Manville Smith, 17, a student at Deerfield Beach High School, stared down a man holding a shotgun. He unholstered his own gun and yelled with confidence before pulling the trigger and firing nine rounds, scoring multiple hits.
Officer Joseph Jahrsdoerfer, who was controlling the suspect with the shotgun as part of the Coconut Creek Police Department’s “use of force simulator,” asked Smith to explain what happened.
“When he turned to me, he presented me with a weapon,” Smith responded. “I ordered him to put the weapon down. When he raised to fire at me, I shot him.”
Smith, a participant in Coconut Creek’s Police Explorer program, correctly identified a credible threat and took action. He failed, however, in following up his use of deadly force by communicating with dispatchers and calling for fire rescue.
“You have to tell us what is going on so that we can come in and help,” Jahrsdoerfer told Smith. “That’s what you didn’t do.”
At a regular meeting of the Coconut Creek Police Explorers last month, about 13 teenagers participated in use-of-force scenarios and were critiqued for their performance.
The Police Explorer program, funded by the Police Department, recently received a donation of $2,500 from the North Creek Presbyterian Church.
“We’re very fortunate to have very special sponsors and benefactors here in the city of Coconut Creek,” said Officer Michael Zombek, lead adviser for the post. “The North Creek Presbyterian Church is a big benefactor for us.”
Every year for the last six years, the church has held a 5k run in support of the city’s Explorer program, raising more than $15,000, Zombek said.
Donations are used for Explorer trips to state competitions, for equipment, uniforms and other program expenses, though the Police Department is very generous with its resources, he said.
The program is open to high school students from age 14 to 17. Applicants must pass a criminal history and background check, a drug screening, and must keep a 2.0 grade point average. Not only do Explorers earn community-service hours for all events and meetings, but they also gain experience in the law-enforcement field.
Deanna Semmler, 20, graduated from the Explorer program and now works for the Police Department in communications, completing tasks like running warrants and entering stolen-vehicle information into databases. She said her goal is to enter the police academy and eventually earn the rank of detective.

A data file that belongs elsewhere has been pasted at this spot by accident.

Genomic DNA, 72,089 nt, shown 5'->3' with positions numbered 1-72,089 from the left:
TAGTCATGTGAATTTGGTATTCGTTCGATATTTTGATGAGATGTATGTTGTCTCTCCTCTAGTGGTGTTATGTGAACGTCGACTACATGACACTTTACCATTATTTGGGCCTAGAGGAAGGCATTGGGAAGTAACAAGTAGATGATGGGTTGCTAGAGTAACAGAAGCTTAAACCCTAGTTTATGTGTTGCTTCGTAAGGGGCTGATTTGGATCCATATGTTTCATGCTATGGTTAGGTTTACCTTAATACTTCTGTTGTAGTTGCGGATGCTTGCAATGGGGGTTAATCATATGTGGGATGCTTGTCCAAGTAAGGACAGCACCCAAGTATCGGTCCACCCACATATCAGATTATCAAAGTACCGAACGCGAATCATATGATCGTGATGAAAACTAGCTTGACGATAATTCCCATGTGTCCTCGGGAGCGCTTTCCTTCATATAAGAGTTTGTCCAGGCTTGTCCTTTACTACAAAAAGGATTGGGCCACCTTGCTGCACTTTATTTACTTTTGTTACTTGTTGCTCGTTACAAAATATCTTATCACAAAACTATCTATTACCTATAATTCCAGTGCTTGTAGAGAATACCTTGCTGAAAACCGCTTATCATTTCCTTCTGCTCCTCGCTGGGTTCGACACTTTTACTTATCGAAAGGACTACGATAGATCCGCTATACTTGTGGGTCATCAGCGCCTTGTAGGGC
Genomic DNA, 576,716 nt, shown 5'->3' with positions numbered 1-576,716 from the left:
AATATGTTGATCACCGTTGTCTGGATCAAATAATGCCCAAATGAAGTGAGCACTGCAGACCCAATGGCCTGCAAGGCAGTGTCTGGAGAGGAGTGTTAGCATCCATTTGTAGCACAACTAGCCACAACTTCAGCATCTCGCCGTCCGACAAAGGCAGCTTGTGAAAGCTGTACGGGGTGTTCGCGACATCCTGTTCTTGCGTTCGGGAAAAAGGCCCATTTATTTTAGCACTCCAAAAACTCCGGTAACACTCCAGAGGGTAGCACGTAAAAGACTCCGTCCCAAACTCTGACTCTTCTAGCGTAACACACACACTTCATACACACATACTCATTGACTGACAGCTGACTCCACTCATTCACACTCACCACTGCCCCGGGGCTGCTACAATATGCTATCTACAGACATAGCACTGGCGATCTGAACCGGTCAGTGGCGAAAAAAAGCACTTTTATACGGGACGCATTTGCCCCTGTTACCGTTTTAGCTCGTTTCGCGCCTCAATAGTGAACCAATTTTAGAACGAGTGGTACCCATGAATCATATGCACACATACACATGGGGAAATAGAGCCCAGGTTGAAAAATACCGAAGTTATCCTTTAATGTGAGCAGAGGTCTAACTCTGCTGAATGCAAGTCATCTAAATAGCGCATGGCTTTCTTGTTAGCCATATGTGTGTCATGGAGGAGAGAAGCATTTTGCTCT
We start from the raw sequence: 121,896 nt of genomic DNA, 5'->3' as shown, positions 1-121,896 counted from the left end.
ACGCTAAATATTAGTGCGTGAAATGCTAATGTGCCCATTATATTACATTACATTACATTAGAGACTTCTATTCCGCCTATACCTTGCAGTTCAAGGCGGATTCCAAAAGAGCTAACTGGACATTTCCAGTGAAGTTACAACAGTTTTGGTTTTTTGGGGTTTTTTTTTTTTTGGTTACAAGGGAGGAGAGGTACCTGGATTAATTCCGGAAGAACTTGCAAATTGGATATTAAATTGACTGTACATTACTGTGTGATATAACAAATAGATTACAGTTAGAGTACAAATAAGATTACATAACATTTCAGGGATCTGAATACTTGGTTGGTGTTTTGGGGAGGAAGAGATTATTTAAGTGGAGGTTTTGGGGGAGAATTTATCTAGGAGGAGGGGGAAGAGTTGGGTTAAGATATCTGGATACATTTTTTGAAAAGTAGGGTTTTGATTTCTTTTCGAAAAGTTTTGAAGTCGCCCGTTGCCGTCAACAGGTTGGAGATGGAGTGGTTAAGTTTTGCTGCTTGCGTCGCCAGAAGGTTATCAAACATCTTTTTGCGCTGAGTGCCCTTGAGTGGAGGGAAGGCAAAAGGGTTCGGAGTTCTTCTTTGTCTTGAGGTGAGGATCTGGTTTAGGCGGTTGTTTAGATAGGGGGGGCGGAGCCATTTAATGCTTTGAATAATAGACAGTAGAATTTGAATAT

Semmler credits the Explorer program for providing her with valuable experience. “It helps younger people who would like to be officers one day,” she said, “and shows them what police work really is about.”
Four officers in the Coconut Creek Police Department are alumni of the Explorer program, Zombek said.
Explorers receive early training in use-of-force scenarios they may face should they pursue a career in law enforcement. And with ongoing claims that police departments across the country use excessive force, how police officers interact with the public and how the public perceives those interactions are frequent topics of discussion at Explorer meetings.
Zombek said his department tries to instill professionalism into its Explorers, so they “treat everybody with respect, even the people they are going to wind up arresting.”
The “use of force simulator” demonstrates to Explorers how difficult the jobs of police officers are, Zombek said, especially in situations where officers are called upon to make life-and-death decisions in split seconds.
“There is restraint in police work, but there is also the possibility that deadly force might have to be used,” he said. “The ‘use of force simulator’ gives them that eye-opening look at that before they ever go out on patrol.”
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